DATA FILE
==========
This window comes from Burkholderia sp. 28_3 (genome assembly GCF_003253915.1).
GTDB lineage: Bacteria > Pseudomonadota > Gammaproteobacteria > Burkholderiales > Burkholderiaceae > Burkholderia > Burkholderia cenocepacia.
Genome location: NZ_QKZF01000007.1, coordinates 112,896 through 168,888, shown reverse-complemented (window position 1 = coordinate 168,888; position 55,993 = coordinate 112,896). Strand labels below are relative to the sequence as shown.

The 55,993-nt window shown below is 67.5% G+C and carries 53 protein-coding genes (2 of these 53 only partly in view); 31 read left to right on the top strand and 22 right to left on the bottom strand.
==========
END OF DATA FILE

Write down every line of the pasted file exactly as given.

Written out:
This window comes from Burkholderia sp. 28_3 (genome assembly GCF_003253915.1).
GTDB lineage: Bacteria > Pseudomonadota > Gammaproteobacteria > Burkholderiales > Burkholderiaceae > Burkholderia > Burkholderia cenocepacia.
Genome location: NZ_QKZF01000007.1, coordinates 112,896 through 168,888, shown reverse-complemented (window position 1 = coordinate 168,888; position 55,993 = coordinate 112,896). Strand labels below are relative to the sequence as shown.

The 55,993-nt window shown below is 67.5% G+C and carries 53 protein-coding genes (2 of these 53 only partly in view); 31 read left to right on the top strand and 22 right to left on the bottom strand.